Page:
We have no way to get through roadblocks to the airport. That has to be applied for through London then getting word back for the OK from local government here.
British Airways has suspended bookings on its website for direct flights from London to Beijing and Shanghai until March, after warnings over travel to China due to the coronavirus outbreak.
BA.com, the airline’s website, shows no direct flights to China are available in January and February.
The sixth coronavirus case in Australia has been confirmed by Victoria’s chief officer, Dr Brett Sutton.
The man in his 60s became unwell on 23 January, having recently travelled to Wuhan. He presented to a doctor and was referred to the Monash Medical Centre, where he was tested for the virus.
After a sell-off on Monday and Tuesday, markets in Asia Pacific have bounced back today. The ASX200 benchmark index in Sydney closed 0.5% higher and the Nikkei in Tokyo wound up 0.71% to the good. South Korea, which was battered on Tuesday, was also higher.
Global stocks continue mid-virus rally w/exception of Hong Kong which tanks 2.5% on return from Lunar New Yr holiday. S&P 500 recovered from worst sell-off in 4mths. Pos sentiment driven by Apple holiday sales which topped forecasts. Bonds unch w/US 10y ylds at 1.65%. Gold $1567. pic.twitter.com/OUGZPmHii9
The flight carrying 240 American citizens from Wuhan has just landed in Anchorage, Alaska, after a journey of nine-and-a-half hours. Those passengers will now fly on to March Air Force Base in California.
Tibet, the last place on China’s mainland that had not recorded a case of coronavirus, has now reported its first suspected case. A 34-year-old man who travelled to Tibet by train from Wuhan has been placed in quarantine.
A sixth case of coronavirus has been confirmed in Australia. A man in his 60s tested positive Wednesday morning in Melbourne. He had recently travelled to Wuhan. Health officials are monitoring his close contacts. The man’s case is the second in Melbourne, Australia’s second-largest city. The others are in hospitals in Sydney.
Hello, Ben Doherty taking over our rolling coverage of the coronavirus outbreak. It’s early in the UK, but there is news for Britons stuck in Hubei and their families.
The UK is finalising plans to bring back Britons from Hubei province after advising Britons there to ring dedicated 24-hour helplines before 3am UK time on Wednesday to register their desire to be evacuated.
The first case of coronavirus in the United Arab Emirates – and thus the Middle East region – has been confirmed by state media, according to Reuters.
The state-run news agency WAM announced the case earlier today, citing the UAE health ministry.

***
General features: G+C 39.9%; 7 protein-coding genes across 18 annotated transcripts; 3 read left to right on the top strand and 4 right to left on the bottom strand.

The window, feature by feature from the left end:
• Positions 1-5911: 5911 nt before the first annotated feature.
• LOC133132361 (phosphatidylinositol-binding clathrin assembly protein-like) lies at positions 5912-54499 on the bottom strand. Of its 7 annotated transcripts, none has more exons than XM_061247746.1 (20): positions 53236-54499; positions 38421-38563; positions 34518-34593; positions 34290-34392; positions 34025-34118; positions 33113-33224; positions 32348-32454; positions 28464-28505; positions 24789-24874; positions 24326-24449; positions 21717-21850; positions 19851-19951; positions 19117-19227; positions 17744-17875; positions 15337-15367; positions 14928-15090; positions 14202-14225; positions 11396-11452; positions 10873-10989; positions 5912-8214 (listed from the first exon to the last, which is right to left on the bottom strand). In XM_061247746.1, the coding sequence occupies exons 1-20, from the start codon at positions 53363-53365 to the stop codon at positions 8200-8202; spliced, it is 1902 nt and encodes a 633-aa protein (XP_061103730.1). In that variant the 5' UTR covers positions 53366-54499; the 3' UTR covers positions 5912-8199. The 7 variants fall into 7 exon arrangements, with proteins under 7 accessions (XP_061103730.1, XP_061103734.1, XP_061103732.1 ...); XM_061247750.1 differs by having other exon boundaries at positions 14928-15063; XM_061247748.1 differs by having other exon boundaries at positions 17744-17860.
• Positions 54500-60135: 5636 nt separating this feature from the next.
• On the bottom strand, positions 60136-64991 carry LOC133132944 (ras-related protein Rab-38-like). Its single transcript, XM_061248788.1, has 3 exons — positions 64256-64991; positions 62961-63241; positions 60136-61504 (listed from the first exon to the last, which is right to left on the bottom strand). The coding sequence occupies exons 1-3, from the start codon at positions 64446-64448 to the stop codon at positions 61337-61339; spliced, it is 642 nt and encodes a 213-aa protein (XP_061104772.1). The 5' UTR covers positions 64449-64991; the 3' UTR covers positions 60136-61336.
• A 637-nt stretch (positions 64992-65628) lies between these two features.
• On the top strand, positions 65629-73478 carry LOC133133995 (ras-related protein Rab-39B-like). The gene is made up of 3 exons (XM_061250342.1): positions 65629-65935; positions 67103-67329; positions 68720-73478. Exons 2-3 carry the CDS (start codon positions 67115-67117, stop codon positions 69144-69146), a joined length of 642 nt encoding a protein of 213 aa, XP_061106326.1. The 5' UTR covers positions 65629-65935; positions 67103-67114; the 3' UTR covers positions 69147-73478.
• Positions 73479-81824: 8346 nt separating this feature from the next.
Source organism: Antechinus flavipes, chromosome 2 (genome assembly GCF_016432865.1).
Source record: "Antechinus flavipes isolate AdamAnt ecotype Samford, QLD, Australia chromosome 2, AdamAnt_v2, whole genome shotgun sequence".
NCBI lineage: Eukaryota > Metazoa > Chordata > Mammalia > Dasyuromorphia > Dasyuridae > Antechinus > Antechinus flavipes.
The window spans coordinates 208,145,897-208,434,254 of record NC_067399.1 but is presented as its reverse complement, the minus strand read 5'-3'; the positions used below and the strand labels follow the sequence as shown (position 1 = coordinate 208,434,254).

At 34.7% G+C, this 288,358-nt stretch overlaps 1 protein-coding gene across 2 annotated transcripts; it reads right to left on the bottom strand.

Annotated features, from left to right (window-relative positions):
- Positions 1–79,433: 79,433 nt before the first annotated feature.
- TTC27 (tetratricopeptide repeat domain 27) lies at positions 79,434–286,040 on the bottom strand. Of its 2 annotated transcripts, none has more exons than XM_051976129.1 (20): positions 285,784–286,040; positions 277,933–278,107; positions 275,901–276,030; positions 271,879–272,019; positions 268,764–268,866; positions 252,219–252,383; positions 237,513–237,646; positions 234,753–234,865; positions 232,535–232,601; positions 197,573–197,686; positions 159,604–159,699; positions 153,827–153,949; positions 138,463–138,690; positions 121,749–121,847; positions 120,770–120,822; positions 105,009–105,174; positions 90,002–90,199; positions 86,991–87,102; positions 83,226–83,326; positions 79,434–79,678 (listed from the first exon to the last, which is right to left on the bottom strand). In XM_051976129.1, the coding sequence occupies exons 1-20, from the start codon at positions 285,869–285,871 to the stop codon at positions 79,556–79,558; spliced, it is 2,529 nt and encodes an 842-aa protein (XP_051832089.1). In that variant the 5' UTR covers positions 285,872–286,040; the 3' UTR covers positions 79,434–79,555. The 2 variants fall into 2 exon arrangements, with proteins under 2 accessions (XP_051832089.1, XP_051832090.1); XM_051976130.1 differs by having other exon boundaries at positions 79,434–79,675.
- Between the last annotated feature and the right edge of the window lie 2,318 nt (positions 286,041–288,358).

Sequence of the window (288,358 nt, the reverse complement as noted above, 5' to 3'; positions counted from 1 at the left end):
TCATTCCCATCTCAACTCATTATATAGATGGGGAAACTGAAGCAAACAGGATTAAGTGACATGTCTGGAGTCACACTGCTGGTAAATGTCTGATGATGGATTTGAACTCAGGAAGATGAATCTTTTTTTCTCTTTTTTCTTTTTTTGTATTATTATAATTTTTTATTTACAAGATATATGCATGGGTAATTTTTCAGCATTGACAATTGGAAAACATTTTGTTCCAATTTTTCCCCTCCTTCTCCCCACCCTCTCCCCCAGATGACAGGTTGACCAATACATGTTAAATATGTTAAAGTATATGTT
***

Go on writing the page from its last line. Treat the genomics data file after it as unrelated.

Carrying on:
Education minister Dan Tehan said some schools and states had “gone further” than the official government advice when deciding how to treat children who have returned from China or from overseas.
He said that the official advice, as determined by experts, was still enough and what was recommended.
Health minister Greg Hunt says the government does not intend to use enforcement powers to make people stay at home in quarantine.
He is also asked about the choice of Christmas Island as a quarantine site.
He adds that a surgical mask – not a thicker P2 mask – is fine for the general public.
Surgical masks are “perfectly adequate” even for medical assessment of patients, and P2 masks are only needed for those treating confirmed cases.
Murphy says that Australia’s Health Protection Principal Committee (HPPC) is aware of a case, in Germany, where somebody without symptoms transmitted the disease.
However, he said this was rare.
Australia’s chief medical officer, Professor Brendan Murphy, has announced that all Australians who have had contact with people with coronavirus, or visited Hubei province, should stay at home and be quarantined for 14 days.
He says this policy is “highly precautionary”.
The Malaysian prime minister, Mahathir Mohamad, has said he is in talks with China to evacuate Malaysians from Wuhan, Reuters reports.
There are 78 Malaysians currently in Wuhan, he said.
The mayor of Christmas Island – the Australian territory in the Indian Ocean where evacuated Australians will be quarantined – has said the decision will create “a leper colony”.
Prime minister Scott Morrison announced earlier today that Australia and New Zealand were trying to organise an evacuation of citizens in Wuhan. If successful, the people will be taken to Christmas Island and potentially quarantined for 14 days.
Papua New Guinea has banned all travellers from entering the country from “Asian ports”, according to Agence France-Presse.
In a note to airlines and boat operators, the ministry of immigration said “all citizens originating from the Asian ports will be refused entry to the country effective today”.
The evacuation flight from Wuhan to the United States has been rerouted to land at a US air force base, rather than an airport.
The plane, carrying 240 Americans, left Wuhan this morning. It was scheduled to land at Ontario international airport in southern California, 56km (35 miles) from Los Angeles.
Watch the video below https://t.co/BX8NoJA40D
In Beijing, Reuters reports that a pharmacist has been fined 3 million yuan (US $434,530) for artificially inflating the price of masks sixfold during the coronavirus outbreak.
An administrative penalty notice has been issued to the Beijing Jimin Kangtai Pharmacy for sharply raising the price of N95 masks, the Beijing municipal market regulator said in a statement on its website.
Here’s one of the ambulances carrying a Japanese patient to hospital.
Four Japanese citizens who were evacuated from Wuhan have been taken to hospital with a cough and fever, according to the Tokyo metropolitan government.
Associated Press reports that the patients are a woman in her 50s and three men whose ages range from their 30s to 50s. They were taken to a Tokyo hospital on separate ambulances for treatment and further medical checks.
In South Australia seven people are awaiting coronavirus tests, but the department of health says the likelihood of them having the disease is “low”.
Three people who were previously tested came back with the all-clear.
South Australia coronavirus update 29/1/20.
In Melbourne, our reporter Else Kennedy has just been to a media conference with Australian researchers who have recreated the novel coronavirus in a lab – the first time this has been done outside China.
The team at Melbourne’s Peter Doherty Institute worked through the night from the early hours of Saturday morning until Monday to grow and sequence the virus.
In finance news, the Hong Kong stock market has slumped off the back of coronavirus fears, but the rest of Asia was up.